Intelligence Chiefs Won't Discuss Private Conversations With Trump In Open Hearing
Updated at 1:00 p.m. ET
In an often contentious hearing on Capitol Hill, two intelligence chiefs testified Wednesday that they've never felt pressured to take improper actions regarding intelligence matters, including the investigation of Russia's meddling in the 2016 U.S. presidential election.
But the two officials, Director of National Intelligence Dan Coats and the head of the National Security Agency, Adm. Mike Rogers, declined to say whether President Trump ever asked them to downplay the Russia investigation.
At a hearing of the Senate Intelligence Committee, Virginia Democrat Mark Warner asked Coats and Rogers about media reports that Trump asked them to intervene regarding the Justice Department investigation of former national security adviser Michael Flynn, and the broader inquiry surrounding Russia.
Both declined repeatedly to discuss their conversations with Trump, answering in general terms.
"In the three-plus years I have been director of the National Security Agency, to the best of my recollection, I have never been directed to do anything illegal, immoral, unethical or inappropriate," Rogers said. "I do not recall ever feeling pressured to do so."
Coats responded in a similar vein.
"In my time of service," Coats said, "I have never been pressured, I've never felt pressure to intervene or interfere, in any way, with shaping intelligence in a political way."
Warner, along with several other senators, kept pressing and ultimately expressed frustration with the intelligence chiefs.
There are "reports, that nobody has laid to rest here, that the president of the United States has intervened directly in an ongoing FBI investigation and we've got no answers from any of you," Warner said.
The hearing was often contentious, particularly when Democratic senators questioned the intelligence officials.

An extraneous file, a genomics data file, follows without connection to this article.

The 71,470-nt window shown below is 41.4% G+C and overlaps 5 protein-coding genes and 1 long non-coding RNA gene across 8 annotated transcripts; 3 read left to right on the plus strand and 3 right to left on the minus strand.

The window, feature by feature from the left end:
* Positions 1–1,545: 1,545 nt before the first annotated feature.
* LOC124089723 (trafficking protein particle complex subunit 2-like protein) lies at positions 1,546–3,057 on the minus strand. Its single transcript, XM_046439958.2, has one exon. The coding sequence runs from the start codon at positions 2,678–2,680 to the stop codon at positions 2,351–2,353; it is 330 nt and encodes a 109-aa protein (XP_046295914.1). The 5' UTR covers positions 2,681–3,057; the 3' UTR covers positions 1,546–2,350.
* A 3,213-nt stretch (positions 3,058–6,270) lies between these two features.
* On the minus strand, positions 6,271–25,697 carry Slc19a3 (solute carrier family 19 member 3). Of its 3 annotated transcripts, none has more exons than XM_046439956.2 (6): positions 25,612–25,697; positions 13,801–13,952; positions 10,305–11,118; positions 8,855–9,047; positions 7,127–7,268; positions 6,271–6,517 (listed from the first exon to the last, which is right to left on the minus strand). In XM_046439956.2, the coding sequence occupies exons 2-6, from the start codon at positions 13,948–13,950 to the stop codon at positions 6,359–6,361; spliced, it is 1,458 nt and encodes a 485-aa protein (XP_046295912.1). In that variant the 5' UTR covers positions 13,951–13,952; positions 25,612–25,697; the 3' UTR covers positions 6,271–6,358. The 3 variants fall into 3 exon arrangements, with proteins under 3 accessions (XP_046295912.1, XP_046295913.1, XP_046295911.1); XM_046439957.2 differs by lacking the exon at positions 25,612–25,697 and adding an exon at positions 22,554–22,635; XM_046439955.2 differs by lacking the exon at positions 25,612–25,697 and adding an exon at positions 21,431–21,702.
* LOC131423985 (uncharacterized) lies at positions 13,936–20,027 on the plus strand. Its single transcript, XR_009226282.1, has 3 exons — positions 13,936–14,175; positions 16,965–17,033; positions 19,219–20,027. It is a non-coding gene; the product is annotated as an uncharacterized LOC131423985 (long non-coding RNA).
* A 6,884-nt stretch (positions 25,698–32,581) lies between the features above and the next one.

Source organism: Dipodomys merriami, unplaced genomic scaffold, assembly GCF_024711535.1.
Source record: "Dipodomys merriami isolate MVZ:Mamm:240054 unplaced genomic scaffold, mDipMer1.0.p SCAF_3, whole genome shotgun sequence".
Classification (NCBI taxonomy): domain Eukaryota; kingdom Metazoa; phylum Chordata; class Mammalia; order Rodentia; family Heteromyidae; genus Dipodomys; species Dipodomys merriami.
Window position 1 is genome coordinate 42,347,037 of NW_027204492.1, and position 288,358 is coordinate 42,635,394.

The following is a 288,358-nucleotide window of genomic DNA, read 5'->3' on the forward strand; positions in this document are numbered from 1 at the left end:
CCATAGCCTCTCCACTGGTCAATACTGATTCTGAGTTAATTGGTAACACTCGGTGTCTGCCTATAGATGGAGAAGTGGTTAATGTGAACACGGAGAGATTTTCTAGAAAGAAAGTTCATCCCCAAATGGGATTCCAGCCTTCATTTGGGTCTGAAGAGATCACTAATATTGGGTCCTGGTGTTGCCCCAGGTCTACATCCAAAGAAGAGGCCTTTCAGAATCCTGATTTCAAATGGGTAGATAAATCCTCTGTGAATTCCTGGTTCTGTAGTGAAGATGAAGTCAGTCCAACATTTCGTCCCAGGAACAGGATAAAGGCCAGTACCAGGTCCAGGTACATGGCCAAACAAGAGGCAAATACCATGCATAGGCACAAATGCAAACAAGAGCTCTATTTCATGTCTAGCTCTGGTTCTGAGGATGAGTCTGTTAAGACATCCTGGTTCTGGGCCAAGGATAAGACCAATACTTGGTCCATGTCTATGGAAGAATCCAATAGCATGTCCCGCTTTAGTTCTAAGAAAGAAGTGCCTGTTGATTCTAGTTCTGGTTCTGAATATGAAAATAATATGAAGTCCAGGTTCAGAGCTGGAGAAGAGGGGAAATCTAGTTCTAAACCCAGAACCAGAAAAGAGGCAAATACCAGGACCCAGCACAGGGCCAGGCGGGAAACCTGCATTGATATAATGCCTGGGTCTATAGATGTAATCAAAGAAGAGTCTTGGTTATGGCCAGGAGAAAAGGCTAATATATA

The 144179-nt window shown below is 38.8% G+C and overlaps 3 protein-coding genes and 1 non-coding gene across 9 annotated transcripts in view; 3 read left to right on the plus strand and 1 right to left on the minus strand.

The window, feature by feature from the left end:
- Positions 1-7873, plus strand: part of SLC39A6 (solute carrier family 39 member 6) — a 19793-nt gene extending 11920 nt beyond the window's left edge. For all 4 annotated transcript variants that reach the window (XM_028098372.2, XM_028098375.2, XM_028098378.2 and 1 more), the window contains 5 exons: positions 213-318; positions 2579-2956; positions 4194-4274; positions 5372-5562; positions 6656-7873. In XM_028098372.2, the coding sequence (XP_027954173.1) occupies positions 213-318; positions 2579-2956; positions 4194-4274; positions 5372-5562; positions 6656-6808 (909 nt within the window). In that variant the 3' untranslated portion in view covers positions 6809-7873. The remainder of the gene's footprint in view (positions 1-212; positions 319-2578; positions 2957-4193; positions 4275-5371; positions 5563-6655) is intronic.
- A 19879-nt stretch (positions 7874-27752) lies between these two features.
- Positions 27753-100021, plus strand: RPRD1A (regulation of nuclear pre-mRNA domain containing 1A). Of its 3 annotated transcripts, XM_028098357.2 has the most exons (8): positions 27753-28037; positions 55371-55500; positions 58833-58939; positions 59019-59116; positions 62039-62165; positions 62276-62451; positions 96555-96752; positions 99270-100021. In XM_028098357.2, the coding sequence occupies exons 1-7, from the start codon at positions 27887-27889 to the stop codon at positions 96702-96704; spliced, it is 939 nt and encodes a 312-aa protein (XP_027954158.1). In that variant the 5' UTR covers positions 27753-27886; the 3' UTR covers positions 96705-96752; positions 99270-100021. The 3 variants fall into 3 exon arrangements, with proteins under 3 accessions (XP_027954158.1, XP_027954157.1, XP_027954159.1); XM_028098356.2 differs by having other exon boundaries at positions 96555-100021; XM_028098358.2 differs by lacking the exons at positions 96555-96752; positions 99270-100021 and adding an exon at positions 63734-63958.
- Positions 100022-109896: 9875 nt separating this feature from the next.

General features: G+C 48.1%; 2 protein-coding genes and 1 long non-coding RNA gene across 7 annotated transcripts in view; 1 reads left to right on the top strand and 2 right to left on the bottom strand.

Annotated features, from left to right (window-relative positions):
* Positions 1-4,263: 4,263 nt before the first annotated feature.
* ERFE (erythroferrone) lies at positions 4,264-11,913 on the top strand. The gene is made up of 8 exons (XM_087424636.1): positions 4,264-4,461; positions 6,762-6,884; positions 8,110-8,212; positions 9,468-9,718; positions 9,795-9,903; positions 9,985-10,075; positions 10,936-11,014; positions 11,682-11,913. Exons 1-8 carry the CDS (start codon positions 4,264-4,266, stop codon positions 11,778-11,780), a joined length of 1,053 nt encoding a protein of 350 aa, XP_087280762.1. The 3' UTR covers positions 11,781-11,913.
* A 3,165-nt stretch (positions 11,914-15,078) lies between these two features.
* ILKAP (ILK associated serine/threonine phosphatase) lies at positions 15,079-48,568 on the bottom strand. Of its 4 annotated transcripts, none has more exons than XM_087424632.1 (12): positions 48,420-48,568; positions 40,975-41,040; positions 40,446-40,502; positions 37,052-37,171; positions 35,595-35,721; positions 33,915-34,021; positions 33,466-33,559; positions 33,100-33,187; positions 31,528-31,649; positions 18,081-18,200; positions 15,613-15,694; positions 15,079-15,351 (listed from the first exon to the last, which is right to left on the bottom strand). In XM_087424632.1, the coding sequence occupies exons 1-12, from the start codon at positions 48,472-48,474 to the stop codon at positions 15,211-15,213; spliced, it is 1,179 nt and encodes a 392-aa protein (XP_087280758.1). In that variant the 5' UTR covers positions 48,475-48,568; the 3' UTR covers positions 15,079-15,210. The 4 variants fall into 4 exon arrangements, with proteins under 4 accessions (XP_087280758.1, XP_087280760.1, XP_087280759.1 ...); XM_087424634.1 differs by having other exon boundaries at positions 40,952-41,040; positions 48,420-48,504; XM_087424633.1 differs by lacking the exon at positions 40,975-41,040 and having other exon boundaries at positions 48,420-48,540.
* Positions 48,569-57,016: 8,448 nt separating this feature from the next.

Committee Chairman Richard Burr, a North Carolina Republican, intervened at one point during a sharp exchange between California Democrat Kamala Harris and Deputy Attorney General Rod Rosenstein.
"The chair is going to exercise its right to allow the witnesses to answer the question, and committee is on notice to provide witnesses the courtesy, which has not been extended all the way across," Burr said.
Republican John McCain of Arizona took a softer approach, drawing chuckles when he asked Coats, "Do you want to tell us any more about the Russian involvement in our election that we don't already know from reading The Washington Post?"
Coats did not offer any details, but said, "Just because it's in The Washington Post doesn't mean it's declassified."
The Senate Intelligence Committee is holding two days of closely watched hearings that might — or might not — shed new light on the state of the Russia investigation.
The president has repeatedly called for an end to inquiries into Russian election meddling in his public remarks. But Democratic senators, in particular, want to know what he's told intelligence officials in private discussions.
The committee is holding a closed session after lunch with staff about the technicalities of the law that allows the intelligence community to surveil foreign targets. The intelligence chiefs indicated they would be more comfortable speaking in a closed environment and Burr suggested during the hearing that he would schedule time for the four men to return for a closed session.
Two Days Of Hearings
The hearings Wednesday and Thursday are significant because stories about the Russia investigation have dribbled out piecemeal, often based on anonymous sources. The intelligence chiefs are all key figures in the investigation, but have rarely spoken publicly. Over these two days, four current intelligence officials, along with one former one, will all be testifying under oath before the same Senate panel.
Citing these reports, Warner said in his opening statement:
"If any of this is true, it would be an appalling and improper use of our intelligence professionals — an act that could erode the public's confidence in our intelligence institutions. The (intelligence community) fiercely prides itself on its apolitical service to the country. Any attempt by the White House or even the president himself to exploit this community as a tool for political purposes is deeply, deeply troubling."
While Democrats have focused on possible collusion between Russia and the Trump campaign, Republicans have focused on leaks about the investigation.
The president has frequently railed against leaks, and a government contractor, Reality Winner, was charged Monday with leaking an NSA document that details Russian efforts to penetrate U.S. election systems.
The former FBI director, James Comey, who was fired by Trump on May 9, is scheduled to testify before the same committee Thursday morning.
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